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A Refutation of the Diagonal Argument

DOI: 10.4236/ojpp.2016.63027, PP. 282-287

Keywords: Countable, Diagonal Argument, Infinity, Potential Infinity, Uncountable

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Abstract:

The diagonal argument is a very famous proof, which has influenced many areas of mathematics. However, this paper shows that the diagonal argument cannot be applied to the sequence of potentially infinite number of potentially infinite binary fractions. First, the original form of Cantor’s diagonal argument is introduced. Second, it is demonstrated that any natural number is finite, by a simple mathematical induction. Third, the concept of potential infinity, created by Aristotle, is presented. Typically, the natural numbers are considered potentially infinite. However, although any natural number is finite, there is also no limit to how large a natural number can be. Fourth, the concept of the potentially infinite decimal is introduced. Fifth, it is easily proven that the diagonal argument cannot be applied to the sequence of all n-bit binary fractions in the interval [0,1). Finally, the diagonal argument is shown to be inapplicable to the sequence of the potentially infinite number of potentially infinite binary fractions, which contains all n-bit binary fractions in the interval [0,1) for any n.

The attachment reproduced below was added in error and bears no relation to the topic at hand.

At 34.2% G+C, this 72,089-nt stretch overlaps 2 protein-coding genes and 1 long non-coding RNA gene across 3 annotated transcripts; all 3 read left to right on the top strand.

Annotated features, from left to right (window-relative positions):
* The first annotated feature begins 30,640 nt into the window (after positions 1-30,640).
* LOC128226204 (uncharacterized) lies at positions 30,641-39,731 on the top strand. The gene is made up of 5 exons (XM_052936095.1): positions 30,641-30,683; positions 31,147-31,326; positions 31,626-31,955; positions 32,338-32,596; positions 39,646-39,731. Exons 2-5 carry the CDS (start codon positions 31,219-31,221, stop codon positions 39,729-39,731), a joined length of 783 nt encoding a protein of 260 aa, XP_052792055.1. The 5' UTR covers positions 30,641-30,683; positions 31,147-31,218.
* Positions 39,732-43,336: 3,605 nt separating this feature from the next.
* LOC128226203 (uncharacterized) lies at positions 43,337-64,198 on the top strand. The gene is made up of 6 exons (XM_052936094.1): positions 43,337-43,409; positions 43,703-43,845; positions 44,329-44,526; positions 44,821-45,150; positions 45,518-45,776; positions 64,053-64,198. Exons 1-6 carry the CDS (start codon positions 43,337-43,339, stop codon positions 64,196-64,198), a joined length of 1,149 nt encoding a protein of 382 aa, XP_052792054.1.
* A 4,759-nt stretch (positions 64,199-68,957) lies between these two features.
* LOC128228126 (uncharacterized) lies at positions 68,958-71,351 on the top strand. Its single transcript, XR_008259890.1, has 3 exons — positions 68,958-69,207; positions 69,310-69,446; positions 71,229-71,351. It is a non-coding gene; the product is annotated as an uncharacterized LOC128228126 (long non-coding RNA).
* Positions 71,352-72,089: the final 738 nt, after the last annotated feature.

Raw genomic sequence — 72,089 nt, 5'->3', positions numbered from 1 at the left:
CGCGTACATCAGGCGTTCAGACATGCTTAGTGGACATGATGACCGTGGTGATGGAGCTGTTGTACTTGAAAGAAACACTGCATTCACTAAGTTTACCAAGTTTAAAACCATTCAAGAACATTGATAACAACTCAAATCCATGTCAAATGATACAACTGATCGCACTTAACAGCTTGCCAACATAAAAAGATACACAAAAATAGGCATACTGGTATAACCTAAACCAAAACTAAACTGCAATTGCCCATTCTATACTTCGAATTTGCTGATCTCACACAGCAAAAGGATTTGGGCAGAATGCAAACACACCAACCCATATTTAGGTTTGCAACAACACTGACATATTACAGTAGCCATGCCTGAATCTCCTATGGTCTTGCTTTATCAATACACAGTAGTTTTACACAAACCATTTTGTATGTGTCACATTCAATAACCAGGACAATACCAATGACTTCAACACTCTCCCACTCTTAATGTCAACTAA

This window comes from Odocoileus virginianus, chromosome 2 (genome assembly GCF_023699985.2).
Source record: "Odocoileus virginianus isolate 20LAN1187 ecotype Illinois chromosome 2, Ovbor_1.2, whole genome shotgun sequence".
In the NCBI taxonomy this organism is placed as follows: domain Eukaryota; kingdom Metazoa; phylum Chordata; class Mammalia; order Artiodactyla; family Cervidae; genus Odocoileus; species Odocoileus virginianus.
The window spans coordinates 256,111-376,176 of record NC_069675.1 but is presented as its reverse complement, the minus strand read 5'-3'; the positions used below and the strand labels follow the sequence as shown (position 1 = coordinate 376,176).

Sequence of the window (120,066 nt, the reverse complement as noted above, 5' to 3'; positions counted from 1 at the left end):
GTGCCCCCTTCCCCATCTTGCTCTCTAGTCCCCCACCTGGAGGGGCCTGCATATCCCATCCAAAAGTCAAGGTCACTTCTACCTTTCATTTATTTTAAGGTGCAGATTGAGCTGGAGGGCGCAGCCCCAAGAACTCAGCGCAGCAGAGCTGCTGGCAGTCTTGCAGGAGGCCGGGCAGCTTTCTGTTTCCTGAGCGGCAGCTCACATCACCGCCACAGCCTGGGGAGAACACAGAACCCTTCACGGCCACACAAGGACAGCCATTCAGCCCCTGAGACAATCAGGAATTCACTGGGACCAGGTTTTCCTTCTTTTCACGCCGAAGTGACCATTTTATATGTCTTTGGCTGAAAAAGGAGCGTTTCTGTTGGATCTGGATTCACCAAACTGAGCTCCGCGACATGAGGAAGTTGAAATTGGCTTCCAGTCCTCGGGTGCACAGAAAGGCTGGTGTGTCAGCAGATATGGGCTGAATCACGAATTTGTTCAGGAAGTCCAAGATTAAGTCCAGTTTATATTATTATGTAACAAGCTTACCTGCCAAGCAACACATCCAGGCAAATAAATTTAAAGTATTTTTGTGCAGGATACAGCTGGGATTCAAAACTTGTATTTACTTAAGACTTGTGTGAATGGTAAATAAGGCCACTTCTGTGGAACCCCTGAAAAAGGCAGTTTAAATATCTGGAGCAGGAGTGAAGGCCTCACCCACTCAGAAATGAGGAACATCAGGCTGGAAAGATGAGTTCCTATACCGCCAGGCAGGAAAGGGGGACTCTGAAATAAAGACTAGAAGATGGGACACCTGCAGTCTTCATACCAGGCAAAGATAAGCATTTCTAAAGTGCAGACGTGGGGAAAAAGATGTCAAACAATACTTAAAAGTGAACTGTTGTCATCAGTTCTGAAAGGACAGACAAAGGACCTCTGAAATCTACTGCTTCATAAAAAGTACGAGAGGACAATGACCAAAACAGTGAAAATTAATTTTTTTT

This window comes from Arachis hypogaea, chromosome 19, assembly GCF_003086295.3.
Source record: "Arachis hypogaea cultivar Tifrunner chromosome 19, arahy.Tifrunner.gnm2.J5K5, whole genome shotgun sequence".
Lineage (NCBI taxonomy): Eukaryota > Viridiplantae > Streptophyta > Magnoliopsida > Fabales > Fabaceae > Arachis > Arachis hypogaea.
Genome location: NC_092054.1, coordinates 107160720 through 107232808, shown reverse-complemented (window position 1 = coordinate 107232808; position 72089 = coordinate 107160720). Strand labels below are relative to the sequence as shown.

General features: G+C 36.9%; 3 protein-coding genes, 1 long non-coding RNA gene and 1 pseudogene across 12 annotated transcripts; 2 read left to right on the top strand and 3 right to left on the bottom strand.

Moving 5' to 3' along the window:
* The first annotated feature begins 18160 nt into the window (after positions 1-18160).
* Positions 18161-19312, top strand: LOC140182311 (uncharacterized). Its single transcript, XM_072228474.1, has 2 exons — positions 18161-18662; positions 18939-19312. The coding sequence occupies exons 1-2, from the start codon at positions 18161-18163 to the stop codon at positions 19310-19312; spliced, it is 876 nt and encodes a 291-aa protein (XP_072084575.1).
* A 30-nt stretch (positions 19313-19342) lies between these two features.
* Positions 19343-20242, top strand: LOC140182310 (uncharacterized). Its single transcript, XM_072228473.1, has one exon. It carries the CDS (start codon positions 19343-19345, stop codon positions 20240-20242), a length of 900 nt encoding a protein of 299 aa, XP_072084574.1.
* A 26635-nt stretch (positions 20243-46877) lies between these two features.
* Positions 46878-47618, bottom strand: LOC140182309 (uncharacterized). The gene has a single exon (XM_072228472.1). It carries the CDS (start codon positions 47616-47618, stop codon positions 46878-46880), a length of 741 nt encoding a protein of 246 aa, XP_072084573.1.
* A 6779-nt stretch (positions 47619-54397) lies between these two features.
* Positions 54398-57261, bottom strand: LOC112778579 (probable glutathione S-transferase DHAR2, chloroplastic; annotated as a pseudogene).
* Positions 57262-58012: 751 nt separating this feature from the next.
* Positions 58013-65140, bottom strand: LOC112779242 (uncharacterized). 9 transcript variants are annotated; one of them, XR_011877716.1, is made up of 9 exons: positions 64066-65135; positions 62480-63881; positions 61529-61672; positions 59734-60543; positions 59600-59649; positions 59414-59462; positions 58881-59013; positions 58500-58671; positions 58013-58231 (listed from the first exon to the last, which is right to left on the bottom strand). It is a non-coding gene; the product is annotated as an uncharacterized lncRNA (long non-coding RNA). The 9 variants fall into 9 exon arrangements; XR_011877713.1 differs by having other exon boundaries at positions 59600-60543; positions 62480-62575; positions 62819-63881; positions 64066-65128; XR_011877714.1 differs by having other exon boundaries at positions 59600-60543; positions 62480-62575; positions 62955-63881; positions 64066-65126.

References

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